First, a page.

Once in place on the connector block, the array of clips is held together temporarily, for example, by the fingers of the user's off hand or by a rubber band, string or other aid, and the screw 120 is tightened so as to force the retaining tabs 106 into the end recesses 50. Further tightening (e.g., with a screwdriver or allen wrench) drives the retaining tabs firmly into the recesses so that they press tightly over the ledges 54 and also force the forward wall 64 of the recess hard against the front surfaces of the locating ribs and plug-shaped base 134, creating a rigid and stable assembly in which the individual magazines are held firmly in place. A rearwardly projecting portion of the axial sleeve of the coupling plate forms a hub 150 that bears against the front of the sleeve 92 of the connector block so as to prevent further over-tightening and potential distortion of the assembly. The generally triangular intermediate flange portions 112 a-c, in turn, fit into the gaps between the corners of adjacent magazines so as to block and prevent twisting/turning of the magazines on the connector flanges.

In the event that an individual magazine becomes damaged or otherwise nonfunctional, or should the shooter simply wish to use one or more of the magazines separate from the assembly, the screw 120 can be loosened so as to move the coupling plate outwardly from the connector block by a distance to withdraw the retaining tabs from recesses 50, thus releasing the magazines so that one or more can be removed as desired. A substitute or the same magazine or magazines can subsequently be inserted in the assembly if desired and the screw retightened in the manner described above.

The radial array of magazines formed in the illustrated embodiment has the advantage of compactness while providing adequate clearance beneath the rifle for the non-inserted magazines, and also allows magazines to be charged with a simple turn of the wrist. It will be understood, however, that non-radial configurations may be used in some embodiments such as a “T-” or “H-” shaped configuration for example. It will also be understood that the basic two-piece, plus adjusting screw, mechanism of the illustrated embodiment provides significant advantages in terms of simplicity, low cost and durability, however some embodiments may utilize spring-loaded, articulated or elastomeric mechanisms, for example, in place of or in addition to the adjustable screw mechanism to move the cooperating members together and apart to capture and release the magazines.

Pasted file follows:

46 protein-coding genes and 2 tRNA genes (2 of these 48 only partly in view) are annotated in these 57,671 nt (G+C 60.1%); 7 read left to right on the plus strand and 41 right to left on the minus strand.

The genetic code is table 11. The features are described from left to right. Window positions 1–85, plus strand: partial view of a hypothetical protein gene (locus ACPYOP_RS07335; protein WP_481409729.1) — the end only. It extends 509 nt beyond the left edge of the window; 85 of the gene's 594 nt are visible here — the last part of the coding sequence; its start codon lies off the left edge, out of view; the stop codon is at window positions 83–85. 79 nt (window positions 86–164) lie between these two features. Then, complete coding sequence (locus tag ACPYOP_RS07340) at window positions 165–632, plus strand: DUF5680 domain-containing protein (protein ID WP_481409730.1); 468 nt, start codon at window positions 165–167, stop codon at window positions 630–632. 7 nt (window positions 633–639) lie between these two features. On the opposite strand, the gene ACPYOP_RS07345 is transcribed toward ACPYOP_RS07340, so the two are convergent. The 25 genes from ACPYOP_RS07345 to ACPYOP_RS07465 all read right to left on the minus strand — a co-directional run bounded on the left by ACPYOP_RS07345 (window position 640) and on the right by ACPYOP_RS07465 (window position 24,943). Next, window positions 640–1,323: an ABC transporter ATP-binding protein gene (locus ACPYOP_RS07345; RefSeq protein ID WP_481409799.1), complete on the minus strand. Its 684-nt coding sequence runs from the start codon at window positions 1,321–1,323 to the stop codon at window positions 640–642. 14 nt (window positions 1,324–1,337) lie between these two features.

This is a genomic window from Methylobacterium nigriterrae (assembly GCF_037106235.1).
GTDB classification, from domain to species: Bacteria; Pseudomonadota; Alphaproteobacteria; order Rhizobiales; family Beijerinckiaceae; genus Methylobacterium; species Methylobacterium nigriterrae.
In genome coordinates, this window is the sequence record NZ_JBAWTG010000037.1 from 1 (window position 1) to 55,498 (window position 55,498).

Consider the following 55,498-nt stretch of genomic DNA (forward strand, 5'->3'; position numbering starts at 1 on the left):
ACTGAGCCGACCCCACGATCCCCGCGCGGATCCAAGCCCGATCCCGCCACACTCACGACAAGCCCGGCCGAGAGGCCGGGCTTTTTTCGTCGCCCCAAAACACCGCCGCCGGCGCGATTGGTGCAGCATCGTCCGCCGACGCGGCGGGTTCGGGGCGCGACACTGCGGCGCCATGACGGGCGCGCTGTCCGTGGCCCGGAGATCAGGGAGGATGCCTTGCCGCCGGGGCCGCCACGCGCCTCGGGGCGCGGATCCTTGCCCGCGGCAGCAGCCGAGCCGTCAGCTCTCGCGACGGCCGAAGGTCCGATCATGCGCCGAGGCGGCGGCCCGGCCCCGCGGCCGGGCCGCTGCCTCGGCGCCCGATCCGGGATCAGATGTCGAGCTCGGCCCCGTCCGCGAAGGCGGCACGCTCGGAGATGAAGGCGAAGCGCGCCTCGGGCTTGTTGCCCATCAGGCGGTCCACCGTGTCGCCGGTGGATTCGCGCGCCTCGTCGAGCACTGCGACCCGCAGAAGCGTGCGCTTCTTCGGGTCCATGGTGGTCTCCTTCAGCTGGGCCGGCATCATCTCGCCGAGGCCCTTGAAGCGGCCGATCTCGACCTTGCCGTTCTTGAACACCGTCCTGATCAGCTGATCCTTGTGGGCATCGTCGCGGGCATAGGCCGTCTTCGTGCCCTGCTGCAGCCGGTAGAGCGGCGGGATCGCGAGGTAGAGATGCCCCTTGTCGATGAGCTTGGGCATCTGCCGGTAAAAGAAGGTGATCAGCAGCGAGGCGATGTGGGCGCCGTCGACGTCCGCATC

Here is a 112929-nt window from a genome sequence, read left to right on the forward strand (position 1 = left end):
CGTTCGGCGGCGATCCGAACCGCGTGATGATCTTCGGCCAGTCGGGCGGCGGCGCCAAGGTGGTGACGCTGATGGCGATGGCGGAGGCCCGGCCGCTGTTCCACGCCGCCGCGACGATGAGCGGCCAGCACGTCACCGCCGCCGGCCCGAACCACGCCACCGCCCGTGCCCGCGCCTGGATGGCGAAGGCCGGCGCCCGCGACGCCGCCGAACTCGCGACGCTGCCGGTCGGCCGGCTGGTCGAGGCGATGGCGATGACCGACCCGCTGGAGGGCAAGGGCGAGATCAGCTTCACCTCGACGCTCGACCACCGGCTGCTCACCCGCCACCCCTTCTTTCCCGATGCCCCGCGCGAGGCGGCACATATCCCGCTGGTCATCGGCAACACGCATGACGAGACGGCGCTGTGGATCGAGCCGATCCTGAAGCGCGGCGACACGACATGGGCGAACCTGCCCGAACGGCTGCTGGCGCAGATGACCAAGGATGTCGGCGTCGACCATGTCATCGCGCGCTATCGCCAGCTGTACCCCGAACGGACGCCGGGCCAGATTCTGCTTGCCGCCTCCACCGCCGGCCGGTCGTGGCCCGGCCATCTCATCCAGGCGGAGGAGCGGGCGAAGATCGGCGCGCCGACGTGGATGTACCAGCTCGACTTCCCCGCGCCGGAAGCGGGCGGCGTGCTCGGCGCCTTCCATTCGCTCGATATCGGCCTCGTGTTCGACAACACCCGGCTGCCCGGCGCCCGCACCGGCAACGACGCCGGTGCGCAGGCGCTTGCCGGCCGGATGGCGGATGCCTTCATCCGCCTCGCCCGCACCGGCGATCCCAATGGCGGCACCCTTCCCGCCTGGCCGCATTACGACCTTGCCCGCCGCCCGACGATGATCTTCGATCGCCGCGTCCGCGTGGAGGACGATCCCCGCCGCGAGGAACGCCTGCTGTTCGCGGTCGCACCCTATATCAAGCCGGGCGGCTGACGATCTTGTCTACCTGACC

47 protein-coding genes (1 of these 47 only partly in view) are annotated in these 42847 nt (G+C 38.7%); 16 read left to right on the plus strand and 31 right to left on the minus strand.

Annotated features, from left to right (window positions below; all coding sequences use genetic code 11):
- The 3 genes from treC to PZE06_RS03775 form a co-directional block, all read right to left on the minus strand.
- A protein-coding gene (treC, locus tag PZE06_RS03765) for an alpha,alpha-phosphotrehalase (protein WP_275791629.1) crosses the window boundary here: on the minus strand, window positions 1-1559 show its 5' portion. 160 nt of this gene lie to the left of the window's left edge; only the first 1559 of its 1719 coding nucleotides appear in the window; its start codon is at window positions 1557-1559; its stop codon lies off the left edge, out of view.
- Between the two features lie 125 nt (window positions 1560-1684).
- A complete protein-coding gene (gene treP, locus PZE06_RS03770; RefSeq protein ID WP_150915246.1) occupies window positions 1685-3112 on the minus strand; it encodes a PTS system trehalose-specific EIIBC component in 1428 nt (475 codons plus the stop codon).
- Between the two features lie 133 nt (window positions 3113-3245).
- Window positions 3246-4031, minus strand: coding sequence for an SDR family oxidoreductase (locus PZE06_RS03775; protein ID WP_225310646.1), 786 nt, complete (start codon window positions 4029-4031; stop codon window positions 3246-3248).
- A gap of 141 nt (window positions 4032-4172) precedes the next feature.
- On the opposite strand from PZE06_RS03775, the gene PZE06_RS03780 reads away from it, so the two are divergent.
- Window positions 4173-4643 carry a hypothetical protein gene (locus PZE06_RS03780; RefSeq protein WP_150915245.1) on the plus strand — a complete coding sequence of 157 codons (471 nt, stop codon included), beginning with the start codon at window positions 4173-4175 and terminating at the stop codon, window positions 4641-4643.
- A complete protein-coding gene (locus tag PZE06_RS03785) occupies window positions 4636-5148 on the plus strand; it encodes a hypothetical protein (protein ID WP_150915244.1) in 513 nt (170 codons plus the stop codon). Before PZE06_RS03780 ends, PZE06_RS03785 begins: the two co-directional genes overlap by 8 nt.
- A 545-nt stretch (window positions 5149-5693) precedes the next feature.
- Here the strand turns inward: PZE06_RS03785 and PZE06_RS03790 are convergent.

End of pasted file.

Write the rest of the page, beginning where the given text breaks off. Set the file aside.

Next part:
It is therefore to be recognized that various alterations, modifications, and/or additions may be introduced into the constructions and arrangements of parts described above without departing from the spirit or ambit of the present invention as defined by the appended claims.

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Referenced by
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US8640374 *Nov 7, 2012Feb 4, 2014Anthony ReicheltFirearm cartridge magazine system
Classifications
U.S. Classification42/90, 224/931, 89/34, 42/50, 42/49.01
International ClassificationF41A15/00
Cooperative ClassificationF41A9/63, Y10S224/931, F41A9/68
European ClassificationF41A9/63, F41A9/68